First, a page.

"The speed of Iran's opening will be delayed. But there will be no way to hold in check the desires of the young. It's 2005, not 1979."
- an Iranian woman, on the election of a hardline president
We certainly hope so. But you might forgive some former U.S. hostages for thinking otherwise. In Iran president-elect Mahmoud Ahmadinejad's face, they see one of their captors from 1979's 444-day siege of the U.S. embassy in Tehran.
His friends near the circle of Iranian power flatly deny it. But one takes little comfort in Iranian officials' protestations that "I was there, and I don't remember seeing him!" That alone indicates the Iranian government is already populated with the captors - i.e., international criminals. Indeed, Ahmadinejad is mayor of Tehran.
Iran didn't become an axis of evil when President George W. Bush said so. It stretches back to the days of Jimmy Carter.
Even so, it is a stark reminder of Iran's lingering antagonism that the president-elect might have been one of the principals in the 1979 attack on the U.S. embassy. It's a sign that relations with the West may not improve anytime soon. That's especially worrisome because the now-legendary hardline conservative Ahmadinejad is set to take over a country with nuclear ambitions.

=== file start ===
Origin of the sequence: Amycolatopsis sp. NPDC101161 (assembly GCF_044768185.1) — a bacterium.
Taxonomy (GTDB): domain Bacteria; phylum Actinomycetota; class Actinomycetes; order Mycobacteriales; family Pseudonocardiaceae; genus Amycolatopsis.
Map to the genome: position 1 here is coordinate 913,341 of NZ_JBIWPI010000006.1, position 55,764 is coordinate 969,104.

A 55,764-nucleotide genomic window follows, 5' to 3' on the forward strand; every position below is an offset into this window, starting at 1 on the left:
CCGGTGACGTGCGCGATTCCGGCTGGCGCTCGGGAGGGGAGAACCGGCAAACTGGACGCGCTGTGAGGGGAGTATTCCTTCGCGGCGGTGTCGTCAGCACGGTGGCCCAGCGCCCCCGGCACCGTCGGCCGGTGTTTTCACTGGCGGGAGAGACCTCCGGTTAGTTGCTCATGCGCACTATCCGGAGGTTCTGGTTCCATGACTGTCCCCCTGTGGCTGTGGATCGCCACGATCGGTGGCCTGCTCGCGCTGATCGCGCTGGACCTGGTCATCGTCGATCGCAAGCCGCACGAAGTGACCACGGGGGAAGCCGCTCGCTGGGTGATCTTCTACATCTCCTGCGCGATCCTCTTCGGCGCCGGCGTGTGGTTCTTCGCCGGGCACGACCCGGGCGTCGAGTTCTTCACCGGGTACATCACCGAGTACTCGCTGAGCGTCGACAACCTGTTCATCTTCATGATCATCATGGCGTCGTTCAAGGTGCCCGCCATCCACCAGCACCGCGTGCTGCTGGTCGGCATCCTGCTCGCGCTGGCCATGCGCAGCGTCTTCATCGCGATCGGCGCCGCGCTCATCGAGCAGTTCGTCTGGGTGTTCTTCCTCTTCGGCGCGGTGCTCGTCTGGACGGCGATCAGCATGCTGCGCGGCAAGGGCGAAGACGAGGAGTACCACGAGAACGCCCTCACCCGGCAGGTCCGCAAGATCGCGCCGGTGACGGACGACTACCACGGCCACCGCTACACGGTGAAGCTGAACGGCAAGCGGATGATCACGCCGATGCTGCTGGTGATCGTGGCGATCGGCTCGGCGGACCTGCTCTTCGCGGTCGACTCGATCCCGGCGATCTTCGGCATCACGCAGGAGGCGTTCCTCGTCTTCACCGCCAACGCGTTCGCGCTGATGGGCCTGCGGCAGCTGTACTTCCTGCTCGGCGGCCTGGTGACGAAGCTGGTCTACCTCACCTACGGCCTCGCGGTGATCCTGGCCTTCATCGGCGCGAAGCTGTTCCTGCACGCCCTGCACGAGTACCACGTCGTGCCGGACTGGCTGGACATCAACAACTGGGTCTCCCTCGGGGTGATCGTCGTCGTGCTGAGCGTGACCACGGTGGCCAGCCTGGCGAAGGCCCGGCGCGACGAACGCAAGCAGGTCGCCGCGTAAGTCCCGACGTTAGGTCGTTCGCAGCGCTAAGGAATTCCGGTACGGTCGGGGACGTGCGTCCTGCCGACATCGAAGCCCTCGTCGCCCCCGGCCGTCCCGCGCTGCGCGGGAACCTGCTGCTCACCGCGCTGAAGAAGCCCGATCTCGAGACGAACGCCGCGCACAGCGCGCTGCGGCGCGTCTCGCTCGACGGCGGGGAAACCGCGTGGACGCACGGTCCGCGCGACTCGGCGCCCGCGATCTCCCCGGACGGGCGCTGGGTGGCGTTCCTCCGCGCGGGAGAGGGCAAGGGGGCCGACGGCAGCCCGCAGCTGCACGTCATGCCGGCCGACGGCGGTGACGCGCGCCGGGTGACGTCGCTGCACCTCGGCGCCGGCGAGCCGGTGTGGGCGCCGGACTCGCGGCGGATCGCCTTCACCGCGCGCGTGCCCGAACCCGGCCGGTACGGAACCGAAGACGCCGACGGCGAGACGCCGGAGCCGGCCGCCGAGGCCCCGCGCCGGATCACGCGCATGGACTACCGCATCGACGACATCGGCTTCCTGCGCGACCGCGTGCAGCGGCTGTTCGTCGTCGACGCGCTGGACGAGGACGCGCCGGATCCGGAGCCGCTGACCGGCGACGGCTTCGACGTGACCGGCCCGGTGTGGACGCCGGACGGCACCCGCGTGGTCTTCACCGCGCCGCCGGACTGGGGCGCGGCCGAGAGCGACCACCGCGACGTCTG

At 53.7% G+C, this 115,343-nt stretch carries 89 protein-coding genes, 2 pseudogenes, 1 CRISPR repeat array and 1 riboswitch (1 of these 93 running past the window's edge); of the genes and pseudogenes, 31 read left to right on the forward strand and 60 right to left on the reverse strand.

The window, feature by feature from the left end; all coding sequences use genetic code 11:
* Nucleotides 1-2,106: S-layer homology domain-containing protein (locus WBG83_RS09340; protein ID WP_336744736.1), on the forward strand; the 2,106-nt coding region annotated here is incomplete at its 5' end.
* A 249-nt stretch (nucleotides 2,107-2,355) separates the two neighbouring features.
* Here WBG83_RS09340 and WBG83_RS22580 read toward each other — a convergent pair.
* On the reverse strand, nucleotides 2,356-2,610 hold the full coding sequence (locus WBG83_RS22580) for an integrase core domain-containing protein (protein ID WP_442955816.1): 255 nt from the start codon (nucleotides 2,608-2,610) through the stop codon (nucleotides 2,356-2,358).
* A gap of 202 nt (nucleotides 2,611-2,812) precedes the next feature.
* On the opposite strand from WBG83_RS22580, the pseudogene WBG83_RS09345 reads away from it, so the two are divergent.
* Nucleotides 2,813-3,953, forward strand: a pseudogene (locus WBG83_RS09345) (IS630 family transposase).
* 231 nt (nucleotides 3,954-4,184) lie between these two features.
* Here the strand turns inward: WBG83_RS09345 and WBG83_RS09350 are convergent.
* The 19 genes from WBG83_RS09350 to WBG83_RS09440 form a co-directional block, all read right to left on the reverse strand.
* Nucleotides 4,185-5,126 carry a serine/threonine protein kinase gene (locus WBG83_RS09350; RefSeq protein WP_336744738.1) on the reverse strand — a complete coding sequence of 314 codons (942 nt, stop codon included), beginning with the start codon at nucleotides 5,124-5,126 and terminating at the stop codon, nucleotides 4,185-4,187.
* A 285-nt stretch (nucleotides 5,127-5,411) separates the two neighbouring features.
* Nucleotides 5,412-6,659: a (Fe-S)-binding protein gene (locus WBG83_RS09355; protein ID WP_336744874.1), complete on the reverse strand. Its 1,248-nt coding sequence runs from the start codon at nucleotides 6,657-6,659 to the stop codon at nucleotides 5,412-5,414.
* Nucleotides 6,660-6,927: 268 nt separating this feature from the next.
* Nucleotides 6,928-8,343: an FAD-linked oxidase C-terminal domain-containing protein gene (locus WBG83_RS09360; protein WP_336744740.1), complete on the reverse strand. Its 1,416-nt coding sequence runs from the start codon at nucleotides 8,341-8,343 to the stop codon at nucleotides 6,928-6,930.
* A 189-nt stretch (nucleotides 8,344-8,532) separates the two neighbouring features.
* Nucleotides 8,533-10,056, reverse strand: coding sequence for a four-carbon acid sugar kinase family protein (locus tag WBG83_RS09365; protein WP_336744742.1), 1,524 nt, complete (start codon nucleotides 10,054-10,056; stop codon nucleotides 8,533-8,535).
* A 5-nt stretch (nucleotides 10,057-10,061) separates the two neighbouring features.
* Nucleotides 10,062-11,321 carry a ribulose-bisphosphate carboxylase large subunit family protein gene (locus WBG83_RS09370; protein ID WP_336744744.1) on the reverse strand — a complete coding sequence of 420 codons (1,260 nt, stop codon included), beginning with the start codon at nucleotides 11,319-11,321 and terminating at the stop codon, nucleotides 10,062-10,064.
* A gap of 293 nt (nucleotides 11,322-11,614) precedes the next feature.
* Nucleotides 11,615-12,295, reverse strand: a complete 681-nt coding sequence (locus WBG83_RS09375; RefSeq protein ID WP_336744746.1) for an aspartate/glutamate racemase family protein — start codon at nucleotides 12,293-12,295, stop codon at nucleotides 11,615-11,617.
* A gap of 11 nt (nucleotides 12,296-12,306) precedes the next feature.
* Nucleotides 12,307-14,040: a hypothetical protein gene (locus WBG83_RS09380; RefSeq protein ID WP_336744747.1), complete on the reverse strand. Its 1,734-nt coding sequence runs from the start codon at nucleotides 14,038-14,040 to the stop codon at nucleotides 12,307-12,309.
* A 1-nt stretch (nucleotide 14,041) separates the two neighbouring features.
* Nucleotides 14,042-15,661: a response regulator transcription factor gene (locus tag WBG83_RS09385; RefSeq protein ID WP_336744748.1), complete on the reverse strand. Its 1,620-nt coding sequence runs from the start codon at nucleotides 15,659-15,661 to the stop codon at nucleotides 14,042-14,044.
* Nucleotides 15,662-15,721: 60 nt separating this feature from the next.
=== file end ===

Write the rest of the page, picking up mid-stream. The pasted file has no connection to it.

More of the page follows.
We are glad the U.S. government is taking these allegations seriously, and is looking into whether Ahmadinejad was a hostage-taker. "We have not forgotten," a State Department spokesman told reporters. "We have not forgotten the fact that 51 of our diplomats were held for 444 days, that they were taken hostage."
The rise to great power of any of those criminals is a sad chapter - one we hope their children in Iran will rebel against.